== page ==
It looks like you have a mini aviary, so actually you might get away with two pairs in there IF the male that is already in there hasn't claimed it all as his territory. (What are the dimensions? How long has this pair been in there?) If you do get another pair, it might be wise to have another small cage that you can introduce the new doves inside (put the small cage next to your big cage for a while, then put the small cage inside the big cage for a while, until you think they'll get along. This could take several weeks or more if it works.) If it doesn't work, then at least you have another cage to keep the other pair in.

Doves do not work on a harem system well. It takes a pair to raise babies, and if you let a male breed with more than one female those hens who aren't his favorite will often wind up trying to raise babies by themselves. This would end up making you raise the babies yourself which is very time consuming and you basically have to take about 4 days off work for the feedings at younger ages. Some males are even aggressive towards strange females--I know my oldest cock bird is.

Posted: Jun 27, 2011 9:56am
I was thinking even further on this. If you build shelves for nesting, be sure to put a good sized lip on the edge of the shelf so that if a baby bird wiggles out of the nest before it can fly it doesn't get hurt.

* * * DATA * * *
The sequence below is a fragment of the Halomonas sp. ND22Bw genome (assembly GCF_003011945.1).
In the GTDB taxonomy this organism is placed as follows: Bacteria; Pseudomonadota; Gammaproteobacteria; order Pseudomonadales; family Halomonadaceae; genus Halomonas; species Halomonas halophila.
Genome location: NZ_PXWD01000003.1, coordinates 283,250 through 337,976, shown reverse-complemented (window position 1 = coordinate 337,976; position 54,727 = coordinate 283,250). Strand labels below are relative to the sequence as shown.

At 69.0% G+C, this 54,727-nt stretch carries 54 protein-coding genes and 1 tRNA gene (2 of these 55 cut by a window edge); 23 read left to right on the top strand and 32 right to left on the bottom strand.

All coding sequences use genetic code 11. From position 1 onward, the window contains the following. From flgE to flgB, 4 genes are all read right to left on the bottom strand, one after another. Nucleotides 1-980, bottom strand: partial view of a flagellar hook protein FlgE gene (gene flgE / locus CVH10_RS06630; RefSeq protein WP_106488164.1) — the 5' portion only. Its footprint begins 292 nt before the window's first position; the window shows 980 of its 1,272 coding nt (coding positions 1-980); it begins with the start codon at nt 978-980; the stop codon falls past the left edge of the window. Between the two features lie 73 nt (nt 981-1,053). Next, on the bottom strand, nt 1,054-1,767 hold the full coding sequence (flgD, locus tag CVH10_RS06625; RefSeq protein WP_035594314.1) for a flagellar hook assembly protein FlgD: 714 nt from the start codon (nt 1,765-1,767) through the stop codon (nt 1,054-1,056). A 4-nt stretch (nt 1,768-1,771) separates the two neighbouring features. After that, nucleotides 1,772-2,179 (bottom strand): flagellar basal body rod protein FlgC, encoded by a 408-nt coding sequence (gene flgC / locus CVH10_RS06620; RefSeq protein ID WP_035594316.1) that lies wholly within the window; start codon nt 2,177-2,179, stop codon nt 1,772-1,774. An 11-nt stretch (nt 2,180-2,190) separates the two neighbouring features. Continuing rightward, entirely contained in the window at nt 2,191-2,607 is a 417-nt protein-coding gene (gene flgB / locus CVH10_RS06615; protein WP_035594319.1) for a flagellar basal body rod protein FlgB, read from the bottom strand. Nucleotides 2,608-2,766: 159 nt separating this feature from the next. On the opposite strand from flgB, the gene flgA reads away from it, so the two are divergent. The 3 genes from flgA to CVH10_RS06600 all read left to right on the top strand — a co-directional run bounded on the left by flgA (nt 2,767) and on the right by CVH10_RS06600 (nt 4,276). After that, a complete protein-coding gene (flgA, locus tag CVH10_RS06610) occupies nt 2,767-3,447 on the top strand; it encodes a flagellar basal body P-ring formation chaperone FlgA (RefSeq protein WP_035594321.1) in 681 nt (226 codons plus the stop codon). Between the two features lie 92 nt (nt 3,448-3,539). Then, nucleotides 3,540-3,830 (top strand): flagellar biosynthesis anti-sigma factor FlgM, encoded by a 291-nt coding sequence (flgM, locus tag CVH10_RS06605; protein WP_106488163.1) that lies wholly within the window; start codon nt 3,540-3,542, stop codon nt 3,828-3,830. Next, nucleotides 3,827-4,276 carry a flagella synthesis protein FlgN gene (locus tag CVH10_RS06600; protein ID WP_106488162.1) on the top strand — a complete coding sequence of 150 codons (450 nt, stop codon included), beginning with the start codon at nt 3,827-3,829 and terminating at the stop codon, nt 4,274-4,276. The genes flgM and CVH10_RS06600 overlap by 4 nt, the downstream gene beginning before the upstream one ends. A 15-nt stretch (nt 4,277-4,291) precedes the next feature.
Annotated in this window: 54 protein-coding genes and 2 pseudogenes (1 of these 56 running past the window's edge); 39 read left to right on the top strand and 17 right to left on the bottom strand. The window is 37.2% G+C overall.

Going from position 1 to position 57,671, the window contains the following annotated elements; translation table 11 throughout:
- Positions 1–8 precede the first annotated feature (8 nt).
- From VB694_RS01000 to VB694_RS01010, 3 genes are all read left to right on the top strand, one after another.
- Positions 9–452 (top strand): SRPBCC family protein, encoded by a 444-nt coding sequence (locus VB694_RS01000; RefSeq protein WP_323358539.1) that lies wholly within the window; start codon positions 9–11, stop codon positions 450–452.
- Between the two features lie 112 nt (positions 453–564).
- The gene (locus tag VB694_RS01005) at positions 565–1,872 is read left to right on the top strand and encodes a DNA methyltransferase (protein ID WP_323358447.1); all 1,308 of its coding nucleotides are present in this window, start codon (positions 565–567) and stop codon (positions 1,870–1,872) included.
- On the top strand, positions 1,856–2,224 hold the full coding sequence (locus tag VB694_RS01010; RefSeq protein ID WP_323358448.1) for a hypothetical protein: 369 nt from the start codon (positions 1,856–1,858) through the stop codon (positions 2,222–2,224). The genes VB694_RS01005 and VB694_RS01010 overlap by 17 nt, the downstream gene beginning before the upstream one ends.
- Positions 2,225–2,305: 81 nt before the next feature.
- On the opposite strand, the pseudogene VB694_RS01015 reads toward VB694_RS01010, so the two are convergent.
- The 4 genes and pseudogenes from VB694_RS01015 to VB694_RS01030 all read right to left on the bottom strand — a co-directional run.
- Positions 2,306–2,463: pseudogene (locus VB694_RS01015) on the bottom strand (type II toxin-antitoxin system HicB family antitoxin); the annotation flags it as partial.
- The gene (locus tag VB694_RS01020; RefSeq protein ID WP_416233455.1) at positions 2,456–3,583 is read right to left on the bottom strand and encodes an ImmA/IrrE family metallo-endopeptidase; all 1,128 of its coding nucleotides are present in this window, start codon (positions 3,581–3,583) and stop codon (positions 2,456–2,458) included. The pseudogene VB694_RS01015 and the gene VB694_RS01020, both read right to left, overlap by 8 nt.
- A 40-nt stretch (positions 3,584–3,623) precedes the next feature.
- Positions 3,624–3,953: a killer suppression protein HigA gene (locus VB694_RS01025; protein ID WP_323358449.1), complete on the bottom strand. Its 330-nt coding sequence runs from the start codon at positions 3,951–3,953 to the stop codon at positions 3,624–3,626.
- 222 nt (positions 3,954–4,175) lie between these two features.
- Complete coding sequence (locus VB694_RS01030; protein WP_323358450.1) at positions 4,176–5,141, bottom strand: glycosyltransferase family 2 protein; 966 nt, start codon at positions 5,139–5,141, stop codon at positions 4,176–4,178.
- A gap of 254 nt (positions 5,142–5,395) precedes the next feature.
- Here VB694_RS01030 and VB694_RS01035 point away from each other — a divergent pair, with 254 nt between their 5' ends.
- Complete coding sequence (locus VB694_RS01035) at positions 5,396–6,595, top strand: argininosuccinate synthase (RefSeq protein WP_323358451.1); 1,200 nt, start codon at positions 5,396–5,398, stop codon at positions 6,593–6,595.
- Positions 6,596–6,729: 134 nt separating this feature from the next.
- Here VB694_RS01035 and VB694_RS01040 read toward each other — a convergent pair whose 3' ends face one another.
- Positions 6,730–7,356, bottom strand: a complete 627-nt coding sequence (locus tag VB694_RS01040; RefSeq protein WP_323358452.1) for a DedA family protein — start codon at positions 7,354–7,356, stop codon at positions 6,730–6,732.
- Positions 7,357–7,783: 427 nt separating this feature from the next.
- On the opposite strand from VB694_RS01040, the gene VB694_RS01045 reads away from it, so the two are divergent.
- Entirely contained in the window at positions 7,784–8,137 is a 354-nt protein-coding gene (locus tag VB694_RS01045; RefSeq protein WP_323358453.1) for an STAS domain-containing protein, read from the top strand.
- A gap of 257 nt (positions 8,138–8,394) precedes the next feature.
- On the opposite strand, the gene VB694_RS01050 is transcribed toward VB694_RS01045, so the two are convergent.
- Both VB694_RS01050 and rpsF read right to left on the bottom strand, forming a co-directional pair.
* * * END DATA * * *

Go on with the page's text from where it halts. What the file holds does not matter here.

Nesting material for the nest boxes/bowls can be hay or pine needles.

Also, it would be difficult for a single hen to incubate the eggs as well. A pair normally takes turns doing this--the male during the day and the female at night. A single bird, if they managed to successfully incubate, would be on the eggs almost all of the time and that would be pretty stressful for them. They will need to sit on the "eggs" for 14 days. If you just remove the eggs without giving a replacement, many hens will lay right away again--depleting their calcium.

If you did want to have a bunch of females and one male in the cage, I would recommend that you get a whole bunch of wooden fake dove eggs and replace all the eggs that they lay on the first day that they show up (Especially for the hens who are not his main mate, just in case the cock cheated on his mate and they're fertile.) Let them sit on the "eggs" for 14 days so that they don't lay right away after you take the eggs and deplete their calcium too much.
"Faithless is he that says farewell when the road darkens." J.R.R. Tolkien